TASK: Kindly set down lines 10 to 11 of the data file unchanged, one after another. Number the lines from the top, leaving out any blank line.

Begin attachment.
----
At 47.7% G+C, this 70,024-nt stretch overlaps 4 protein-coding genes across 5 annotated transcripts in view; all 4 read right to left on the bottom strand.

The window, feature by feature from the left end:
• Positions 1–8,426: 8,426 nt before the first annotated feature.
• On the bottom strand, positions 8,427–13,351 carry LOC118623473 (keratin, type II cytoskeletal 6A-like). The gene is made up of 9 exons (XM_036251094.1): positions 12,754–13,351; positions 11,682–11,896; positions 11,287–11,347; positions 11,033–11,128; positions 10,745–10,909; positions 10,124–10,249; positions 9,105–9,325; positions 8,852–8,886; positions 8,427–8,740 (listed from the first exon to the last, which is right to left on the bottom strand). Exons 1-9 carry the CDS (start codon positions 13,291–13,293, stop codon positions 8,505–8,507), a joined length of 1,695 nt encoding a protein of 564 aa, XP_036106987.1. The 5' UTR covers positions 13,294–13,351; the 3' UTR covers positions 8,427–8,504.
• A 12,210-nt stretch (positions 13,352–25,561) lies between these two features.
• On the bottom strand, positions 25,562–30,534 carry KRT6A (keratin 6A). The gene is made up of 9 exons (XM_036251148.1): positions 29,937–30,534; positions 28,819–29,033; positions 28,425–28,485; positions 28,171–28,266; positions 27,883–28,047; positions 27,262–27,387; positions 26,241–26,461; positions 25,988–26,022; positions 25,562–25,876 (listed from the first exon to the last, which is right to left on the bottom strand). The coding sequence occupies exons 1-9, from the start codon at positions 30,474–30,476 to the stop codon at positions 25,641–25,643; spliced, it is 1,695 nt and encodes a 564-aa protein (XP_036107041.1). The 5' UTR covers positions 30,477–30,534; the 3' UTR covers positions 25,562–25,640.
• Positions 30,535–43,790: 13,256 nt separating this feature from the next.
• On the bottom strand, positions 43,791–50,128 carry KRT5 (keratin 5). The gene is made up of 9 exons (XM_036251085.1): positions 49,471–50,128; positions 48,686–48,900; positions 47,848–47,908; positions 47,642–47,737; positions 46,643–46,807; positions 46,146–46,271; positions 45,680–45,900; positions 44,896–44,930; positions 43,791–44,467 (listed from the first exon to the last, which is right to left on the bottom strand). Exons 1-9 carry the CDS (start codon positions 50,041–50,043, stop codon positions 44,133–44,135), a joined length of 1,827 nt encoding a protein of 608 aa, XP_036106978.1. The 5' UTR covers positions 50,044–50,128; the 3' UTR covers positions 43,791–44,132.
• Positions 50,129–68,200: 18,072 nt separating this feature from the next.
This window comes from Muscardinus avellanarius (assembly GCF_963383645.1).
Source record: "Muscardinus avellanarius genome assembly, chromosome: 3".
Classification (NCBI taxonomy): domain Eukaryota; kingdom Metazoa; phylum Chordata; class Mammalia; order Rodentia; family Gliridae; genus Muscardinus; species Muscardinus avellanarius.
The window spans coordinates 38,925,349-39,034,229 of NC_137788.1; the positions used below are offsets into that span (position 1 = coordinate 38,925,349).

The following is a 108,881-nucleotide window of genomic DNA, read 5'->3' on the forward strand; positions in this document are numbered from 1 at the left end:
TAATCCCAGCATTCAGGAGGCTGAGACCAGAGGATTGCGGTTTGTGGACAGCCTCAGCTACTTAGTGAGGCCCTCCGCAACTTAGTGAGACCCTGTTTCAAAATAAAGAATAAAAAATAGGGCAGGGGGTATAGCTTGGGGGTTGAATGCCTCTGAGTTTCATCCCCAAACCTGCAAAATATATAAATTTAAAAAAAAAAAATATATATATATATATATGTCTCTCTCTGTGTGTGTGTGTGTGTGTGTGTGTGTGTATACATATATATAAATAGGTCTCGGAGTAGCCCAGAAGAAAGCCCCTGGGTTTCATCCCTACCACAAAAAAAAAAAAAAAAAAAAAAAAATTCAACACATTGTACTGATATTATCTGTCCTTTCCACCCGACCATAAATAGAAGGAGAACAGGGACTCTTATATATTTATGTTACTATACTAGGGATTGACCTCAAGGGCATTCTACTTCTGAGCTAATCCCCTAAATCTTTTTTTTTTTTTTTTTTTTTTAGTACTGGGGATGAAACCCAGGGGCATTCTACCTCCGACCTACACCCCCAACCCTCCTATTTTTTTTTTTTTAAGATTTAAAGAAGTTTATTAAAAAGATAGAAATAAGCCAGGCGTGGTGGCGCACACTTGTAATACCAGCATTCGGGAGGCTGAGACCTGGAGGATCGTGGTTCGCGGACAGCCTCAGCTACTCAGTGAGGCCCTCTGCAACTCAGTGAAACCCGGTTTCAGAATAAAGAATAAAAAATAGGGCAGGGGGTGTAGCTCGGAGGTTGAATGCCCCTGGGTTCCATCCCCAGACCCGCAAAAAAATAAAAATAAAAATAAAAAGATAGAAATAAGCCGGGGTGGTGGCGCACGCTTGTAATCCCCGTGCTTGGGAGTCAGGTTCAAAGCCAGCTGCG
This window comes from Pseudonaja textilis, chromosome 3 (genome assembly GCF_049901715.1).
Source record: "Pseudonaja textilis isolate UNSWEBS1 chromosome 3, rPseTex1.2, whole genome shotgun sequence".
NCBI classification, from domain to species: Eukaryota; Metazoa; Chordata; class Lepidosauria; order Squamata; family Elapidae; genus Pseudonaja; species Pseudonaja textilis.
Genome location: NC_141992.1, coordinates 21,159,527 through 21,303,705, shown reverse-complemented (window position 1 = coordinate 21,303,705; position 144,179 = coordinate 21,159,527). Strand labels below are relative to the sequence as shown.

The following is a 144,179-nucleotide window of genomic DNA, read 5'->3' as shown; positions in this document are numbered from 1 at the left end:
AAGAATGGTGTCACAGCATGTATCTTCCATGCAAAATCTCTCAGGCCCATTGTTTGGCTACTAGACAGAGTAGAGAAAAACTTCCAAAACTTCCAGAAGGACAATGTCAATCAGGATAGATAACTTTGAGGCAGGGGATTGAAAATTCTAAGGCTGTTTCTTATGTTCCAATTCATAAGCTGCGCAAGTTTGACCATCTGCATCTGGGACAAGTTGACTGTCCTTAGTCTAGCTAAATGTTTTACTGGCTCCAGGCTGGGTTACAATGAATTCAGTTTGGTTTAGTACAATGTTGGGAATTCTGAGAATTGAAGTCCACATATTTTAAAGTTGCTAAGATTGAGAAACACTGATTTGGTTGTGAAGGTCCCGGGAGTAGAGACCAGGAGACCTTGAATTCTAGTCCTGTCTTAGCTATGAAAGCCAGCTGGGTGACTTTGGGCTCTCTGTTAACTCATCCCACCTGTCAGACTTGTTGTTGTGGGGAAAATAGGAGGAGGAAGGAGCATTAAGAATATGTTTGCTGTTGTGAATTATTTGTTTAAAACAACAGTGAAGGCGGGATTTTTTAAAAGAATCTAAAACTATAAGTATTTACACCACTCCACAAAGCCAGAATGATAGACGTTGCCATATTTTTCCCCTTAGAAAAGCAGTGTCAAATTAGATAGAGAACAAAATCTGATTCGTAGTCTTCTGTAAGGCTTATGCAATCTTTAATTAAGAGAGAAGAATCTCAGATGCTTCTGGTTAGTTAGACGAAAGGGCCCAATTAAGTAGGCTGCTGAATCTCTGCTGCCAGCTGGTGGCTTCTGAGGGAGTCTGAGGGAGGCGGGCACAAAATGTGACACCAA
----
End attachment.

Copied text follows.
This window comes from Muscardinus avellanarius (assembly GCF_963383645.1).
Source record: "Muscardinus avellanarius genome assembly, chromosome: 3".